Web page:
The filmmakers tracked one of Redd’s childhood friends in a desire to solve the mystery behind this exotic personality. They got to know that there wasn’t much mingling between the races, as Jim Crow laws were in effect. Blacks weren’t served at the soda fountain and if they wanted to buy clothes at the department store, they couldn’t even try them on.

Turner said, “Hollywood was also kind to shape shifters who’d invented their biographies. And Pandit and his wife understood that Americans knew very little of India outside of the magical rope-climbing swamis or men-of-mystery they saw in the movies. With their sets and music, they created an exotic escape in people’s living rooms. Female fans of Pandit have told us that he was their first teenage crush. He was an image that came through their TV screens that they could safely fantasize about.”

-by Pashchiema, an intern at NewsGram. Twitter: @pashchiema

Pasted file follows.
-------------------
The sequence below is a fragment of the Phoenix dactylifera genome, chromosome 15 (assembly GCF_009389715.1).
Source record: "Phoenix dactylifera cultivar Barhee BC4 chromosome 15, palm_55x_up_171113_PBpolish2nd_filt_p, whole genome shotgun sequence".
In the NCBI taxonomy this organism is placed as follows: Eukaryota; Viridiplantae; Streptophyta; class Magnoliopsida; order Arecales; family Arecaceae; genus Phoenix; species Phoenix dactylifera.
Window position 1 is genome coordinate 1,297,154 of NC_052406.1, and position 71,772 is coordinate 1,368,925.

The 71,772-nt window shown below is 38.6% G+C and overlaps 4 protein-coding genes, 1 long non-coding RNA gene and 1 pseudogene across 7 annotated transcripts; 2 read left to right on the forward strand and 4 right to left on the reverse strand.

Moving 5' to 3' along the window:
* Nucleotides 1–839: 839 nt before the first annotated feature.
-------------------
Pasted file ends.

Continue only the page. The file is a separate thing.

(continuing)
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  • AJ Krish

    The whole Indian persona adopted by Redd was intended to get him into the spotlight. If it is so easy to fool the public for so many years, I really wonder whether a turban and a fancy coat is all that is required to be an Indian.It truly is amazing that he never spoke on television for all his 900 performances. Talk about his determination!

    • Pashchiema Bhatia

      May be that’s why he is known as the man of mystery. But this never affected his reputation even after his real identity came to light. His endearing eyes and music is all that is still remembered.

  • Pete

    Looked like Tony Curtis with a turban.

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Singer Lucky Ali Announces Safarnama Tour to Celebrate 30 Years in Music Industry